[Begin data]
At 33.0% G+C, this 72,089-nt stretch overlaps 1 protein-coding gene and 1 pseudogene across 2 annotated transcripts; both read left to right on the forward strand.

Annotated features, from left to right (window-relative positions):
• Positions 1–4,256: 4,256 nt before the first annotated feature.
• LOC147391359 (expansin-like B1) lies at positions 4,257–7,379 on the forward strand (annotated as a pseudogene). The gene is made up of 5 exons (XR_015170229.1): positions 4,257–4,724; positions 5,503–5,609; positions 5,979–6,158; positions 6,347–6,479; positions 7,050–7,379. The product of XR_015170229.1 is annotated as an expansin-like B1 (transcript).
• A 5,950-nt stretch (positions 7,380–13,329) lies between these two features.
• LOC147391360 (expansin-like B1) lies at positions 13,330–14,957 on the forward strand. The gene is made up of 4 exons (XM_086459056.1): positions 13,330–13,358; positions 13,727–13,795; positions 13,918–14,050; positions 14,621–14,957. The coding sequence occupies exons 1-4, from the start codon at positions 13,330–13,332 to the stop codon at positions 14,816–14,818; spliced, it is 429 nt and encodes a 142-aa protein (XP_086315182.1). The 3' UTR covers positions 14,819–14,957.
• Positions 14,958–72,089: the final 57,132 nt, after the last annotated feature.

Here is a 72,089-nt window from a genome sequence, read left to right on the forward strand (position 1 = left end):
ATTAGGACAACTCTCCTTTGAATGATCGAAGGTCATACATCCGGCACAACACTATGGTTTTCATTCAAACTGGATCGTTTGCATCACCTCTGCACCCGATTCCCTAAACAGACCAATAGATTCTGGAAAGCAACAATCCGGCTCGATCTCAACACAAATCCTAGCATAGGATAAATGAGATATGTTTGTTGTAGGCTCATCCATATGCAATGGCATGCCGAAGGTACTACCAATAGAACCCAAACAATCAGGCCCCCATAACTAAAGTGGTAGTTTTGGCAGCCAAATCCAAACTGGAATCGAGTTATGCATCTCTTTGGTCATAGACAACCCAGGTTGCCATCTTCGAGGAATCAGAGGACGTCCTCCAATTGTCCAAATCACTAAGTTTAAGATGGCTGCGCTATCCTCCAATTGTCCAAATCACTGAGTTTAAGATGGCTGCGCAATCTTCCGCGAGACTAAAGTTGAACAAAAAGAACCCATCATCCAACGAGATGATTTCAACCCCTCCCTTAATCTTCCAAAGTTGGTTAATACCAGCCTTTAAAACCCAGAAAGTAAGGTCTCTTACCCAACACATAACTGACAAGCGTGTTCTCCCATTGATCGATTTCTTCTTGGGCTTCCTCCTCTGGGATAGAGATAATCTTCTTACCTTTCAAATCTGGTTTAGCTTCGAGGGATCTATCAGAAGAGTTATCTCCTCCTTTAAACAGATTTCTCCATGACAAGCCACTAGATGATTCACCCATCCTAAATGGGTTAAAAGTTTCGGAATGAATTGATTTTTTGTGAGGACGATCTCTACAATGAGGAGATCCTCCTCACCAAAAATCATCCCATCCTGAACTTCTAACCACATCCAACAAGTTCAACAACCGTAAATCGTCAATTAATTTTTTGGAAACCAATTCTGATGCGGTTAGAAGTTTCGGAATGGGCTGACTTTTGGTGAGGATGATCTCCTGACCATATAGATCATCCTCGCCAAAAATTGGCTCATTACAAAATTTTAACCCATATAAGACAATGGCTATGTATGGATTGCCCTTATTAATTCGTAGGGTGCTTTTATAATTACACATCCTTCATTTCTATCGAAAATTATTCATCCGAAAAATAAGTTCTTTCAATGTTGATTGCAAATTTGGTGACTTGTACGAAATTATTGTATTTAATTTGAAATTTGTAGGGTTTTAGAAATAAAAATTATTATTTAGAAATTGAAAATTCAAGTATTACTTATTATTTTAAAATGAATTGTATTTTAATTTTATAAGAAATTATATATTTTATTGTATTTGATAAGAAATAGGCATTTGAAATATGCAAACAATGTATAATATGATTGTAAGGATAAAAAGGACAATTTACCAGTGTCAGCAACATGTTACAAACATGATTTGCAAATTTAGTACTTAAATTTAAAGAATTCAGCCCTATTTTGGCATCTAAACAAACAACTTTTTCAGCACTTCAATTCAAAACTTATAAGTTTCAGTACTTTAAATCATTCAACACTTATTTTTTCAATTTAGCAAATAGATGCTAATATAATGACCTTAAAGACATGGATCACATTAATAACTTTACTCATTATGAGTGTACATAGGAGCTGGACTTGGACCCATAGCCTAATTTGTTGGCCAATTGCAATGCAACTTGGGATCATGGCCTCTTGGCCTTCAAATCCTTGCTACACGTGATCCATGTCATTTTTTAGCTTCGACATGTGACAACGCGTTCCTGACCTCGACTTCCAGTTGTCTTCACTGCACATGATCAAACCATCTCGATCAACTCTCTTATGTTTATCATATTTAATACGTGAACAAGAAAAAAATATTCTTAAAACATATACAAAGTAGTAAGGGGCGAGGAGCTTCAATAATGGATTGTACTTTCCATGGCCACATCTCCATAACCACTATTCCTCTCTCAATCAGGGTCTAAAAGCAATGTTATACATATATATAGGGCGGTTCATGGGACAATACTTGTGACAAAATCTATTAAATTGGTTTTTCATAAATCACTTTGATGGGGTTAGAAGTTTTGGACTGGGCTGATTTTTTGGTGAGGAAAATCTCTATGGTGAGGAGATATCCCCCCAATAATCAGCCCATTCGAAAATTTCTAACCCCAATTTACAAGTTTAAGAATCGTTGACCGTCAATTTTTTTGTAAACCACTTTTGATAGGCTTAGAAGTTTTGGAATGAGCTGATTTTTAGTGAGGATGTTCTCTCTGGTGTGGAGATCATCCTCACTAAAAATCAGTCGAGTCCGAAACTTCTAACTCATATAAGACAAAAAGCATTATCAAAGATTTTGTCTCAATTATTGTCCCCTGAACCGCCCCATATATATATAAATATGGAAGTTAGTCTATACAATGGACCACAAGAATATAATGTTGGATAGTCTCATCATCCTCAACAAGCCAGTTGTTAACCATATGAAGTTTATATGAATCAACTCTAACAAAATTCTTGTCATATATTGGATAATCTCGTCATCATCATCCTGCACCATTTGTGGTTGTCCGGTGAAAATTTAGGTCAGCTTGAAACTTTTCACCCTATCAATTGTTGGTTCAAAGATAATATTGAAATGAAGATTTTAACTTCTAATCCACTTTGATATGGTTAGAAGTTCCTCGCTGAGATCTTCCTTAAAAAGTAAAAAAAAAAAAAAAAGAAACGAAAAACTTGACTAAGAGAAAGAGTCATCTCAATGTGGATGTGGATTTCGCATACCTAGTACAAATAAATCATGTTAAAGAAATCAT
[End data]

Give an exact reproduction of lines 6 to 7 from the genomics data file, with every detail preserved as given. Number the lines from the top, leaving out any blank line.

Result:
• LOC147391360 (expansin-like B1) lies at positions 13,330–14,957 on the forward strand. The gene is made up of 4 exons (XM_086459056.1): positions 13,330–13,358; positions 13,727–13,795; positions 13,918–14,050; positions 14,621–14,957. The coding sequence occupies exons 1-4, from the start codon at positions 13,330–13,332 to the stop codon at positions 14,816–14,818; spliced, it is 429 nt and encodes a 142-aa protein (XP_086315182.1). The 3' UTR covers positions 14,819–14,957.
• Positions 14,958–72,089: the final 57,132 nt, after the last annotated feature.